The complaint of the petitioner that several producers in the Permian Basin had been granted certificates at an 18 cent rate prior to the issuance of Statement 61-1 is not, we think, sufficient to warrant this Court in saying that the Commission did not properly exercise its discretion in attaching the challenged condition. Other complaints to the effect that a higher figure will be required to provide a fair return on the investment address themselves to an entirely different type of hearing, such as is provided for a Section 4 or Section 5 proceeding. Obviously the Commission could not undertake a rate hearing before the grant of a temporary certificate. The Supreme Court has said it need not do so even before conditioning a permanent certificate. Atlantic Refining Co. v. Public Service Commission of State of New York et al., supra.


In Texaco, Inc. v. Federal Power Commission, 290 F.2d 149, we said at page 155:


'We think that, in light of CATCO and our earlier decisions, as well as those of four other circuits, see Public Service Commission of (State of) New York v. F.P.C., D.C. Cir., 1960 (109 U.S.App.D.C. 292), 287 F.2d 146; Public Service Commission of (State of) New York v. F.P.C., D.C. Cir., 1960, (109 U.S.App.D.C. 289) 287 F.2d 143; United Gas Improvement Co. v. F.P.C., 9 Cir., 1960, 283 F.2d 817; United Gas Improvement Co. v. F.P.C., 10 Cir., 1960, 287 F.2d 159, it can hardly be argued that the Commission would not have had the power, if it made a soundly based finding that the public convenience and necessity did not warrant its granting of a certificate at an initial price higher than 17.7 cents, to deny the certificate out of hand. This it could do, not because it had determined in a Section 4(e) proceeding that 17.7 cents was a just and reasonable rate, but because it has the duty of certificating only such sales as are compatible with the public convenience and necessity.


'If it has the legal authority to deny a certificate if the legal price is higher than one which the Commission feels is warranted by the public convenience and necessity it follows that it can grant the certificate on condition that such lower price be substituted by the producer in its rate schedule. In a similar situation, the Court of Appeals for the Third Circuit approved such a procedure in Signal Oil & Gas Company v. F.P.C., (3 Cir.), 238 F.2d 771, certiorari denied 353 U.S. 923, 77 S.Ct. 681, 1 L.Ed.2d 720.'


Where, in that opinion dealing with conditioning a permanent certificate, we said, 'if (the Commission) made a soundly based finding that the public convenience and necessity did not warrant its granting, (etc.)' it must be remembered that we did not describe, even in a permanent certification, what constituted a soundly based finding of want of public convenience and necessity. It certainly does not require the conclusion of 'findings' as a part of the decisional process and it does not require that such 'soundly based finding' of want of public convenience and necessity be posited on the particular record developed in a proceeding which, under the Act, is taken 'without notice or hearing.'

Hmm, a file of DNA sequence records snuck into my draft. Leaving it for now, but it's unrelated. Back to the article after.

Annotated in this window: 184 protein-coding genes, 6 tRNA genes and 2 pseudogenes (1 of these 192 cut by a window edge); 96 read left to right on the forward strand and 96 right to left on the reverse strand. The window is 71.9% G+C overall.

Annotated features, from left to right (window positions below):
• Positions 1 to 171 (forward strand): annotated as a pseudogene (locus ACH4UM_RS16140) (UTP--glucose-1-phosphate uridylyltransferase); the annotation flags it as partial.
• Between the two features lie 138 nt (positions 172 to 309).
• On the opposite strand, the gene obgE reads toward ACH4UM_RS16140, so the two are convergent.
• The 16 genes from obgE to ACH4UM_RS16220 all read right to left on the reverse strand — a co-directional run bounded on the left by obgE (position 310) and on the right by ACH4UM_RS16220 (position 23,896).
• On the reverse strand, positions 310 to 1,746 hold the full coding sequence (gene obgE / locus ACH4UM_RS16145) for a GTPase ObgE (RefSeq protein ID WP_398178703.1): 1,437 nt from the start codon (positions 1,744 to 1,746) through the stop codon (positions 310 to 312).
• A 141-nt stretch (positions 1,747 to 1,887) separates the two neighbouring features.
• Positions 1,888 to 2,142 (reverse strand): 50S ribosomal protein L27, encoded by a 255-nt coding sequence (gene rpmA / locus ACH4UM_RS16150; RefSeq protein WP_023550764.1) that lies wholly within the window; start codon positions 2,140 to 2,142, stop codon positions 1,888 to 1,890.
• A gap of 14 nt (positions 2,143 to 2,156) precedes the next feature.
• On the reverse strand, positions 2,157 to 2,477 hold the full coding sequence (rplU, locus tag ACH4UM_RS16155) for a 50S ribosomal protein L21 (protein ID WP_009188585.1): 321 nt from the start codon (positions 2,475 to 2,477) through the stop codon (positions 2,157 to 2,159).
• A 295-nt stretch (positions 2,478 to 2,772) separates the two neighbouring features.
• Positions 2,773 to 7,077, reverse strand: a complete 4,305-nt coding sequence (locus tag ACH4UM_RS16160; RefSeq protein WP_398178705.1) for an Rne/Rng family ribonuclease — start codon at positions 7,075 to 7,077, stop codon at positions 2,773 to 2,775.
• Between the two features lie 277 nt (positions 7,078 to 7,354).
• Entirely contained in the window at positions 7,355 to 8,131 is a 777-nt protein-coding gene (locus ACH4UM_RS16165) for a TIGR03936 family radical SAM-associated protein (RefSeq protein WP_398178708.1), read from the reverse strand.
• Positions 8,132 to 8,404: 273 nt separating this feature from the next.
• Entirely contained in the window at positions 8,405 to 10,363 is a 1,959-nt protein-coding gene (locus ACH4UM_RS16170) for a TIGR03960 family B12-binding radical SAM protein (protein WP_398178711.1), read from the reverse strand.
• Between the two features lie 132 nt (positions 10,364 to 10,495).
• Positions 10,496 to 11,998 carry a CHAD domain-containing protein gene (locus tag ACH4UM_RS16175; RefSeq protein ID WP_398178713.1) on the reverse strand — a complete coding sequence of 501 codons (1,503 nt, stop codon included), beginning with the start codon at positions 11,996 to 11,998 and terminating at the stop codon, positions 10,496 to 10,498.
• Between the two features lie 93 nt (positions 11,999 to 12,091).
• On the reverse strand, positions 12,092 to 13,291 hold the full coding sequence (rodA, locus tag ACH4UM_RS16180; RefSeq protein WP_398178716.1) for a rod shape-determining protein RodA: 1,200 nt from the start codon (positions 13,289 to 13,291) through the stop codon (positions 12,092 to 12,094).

We affirm the Order of the Commission.


From the Ninth Circuit, sitting by designation


The relevant portion of Section 7(c) is:

'Provided, however, That the Commission may issue a temporary certificate in cases of emergency, to assure maintenance of adequate service or to serve particular customers, without notice or hearing, pending the determination of an application for a certificate.'


The Commission had, some 400 days earlier, written petitioner requesting that petitioner advise the Commission within twenty days whether it would accept a permanent certificate at a 16 cent rate. No reply had been received to this letter. This letter is here reproduced:


'Washington 25

'Docket No. CI60-379

'American Liberty Oil Company

'Airmail 'Oct. 18, 1960

'American Liberty Oil Company

'P.O. Box 8105

'Dallas 5, Texas

'Attention: Mr. Kenneth H. Wasson

'Vice President and General Counsel


'Your application for a certificate of public convenience and necessity filed in the above-captioned docket proposes an initial rate of 18 certs per Mcf for the sale of residue gas from your Artesia Plaint in Eddy County, New Mexico, to Transwestern Pipeline Company.

'It is requested that you advise the Commission, within 20 days from the date of this letter, whether your company will accept a permanent certificate in Docket No. CI60-379 conditioned at an initial rate of 16 cents per Mcf at 14.65 psia. Your agreement thereto will permit prompt disposition of this matter under the abridged hearing procedure provided that no protests or petitions to intervene in opposition to your application are filed.

'Very truly yours, 'J. H. GUTRIDE 'Secretary'


The Supreme Court spoke in terms of the Commission's 'discretion,' even in attaching conditions to a permanent certificate. See 360 U.S. 387, 391, 79 S.Ct. 1246, 3 L.Ed.2d 1312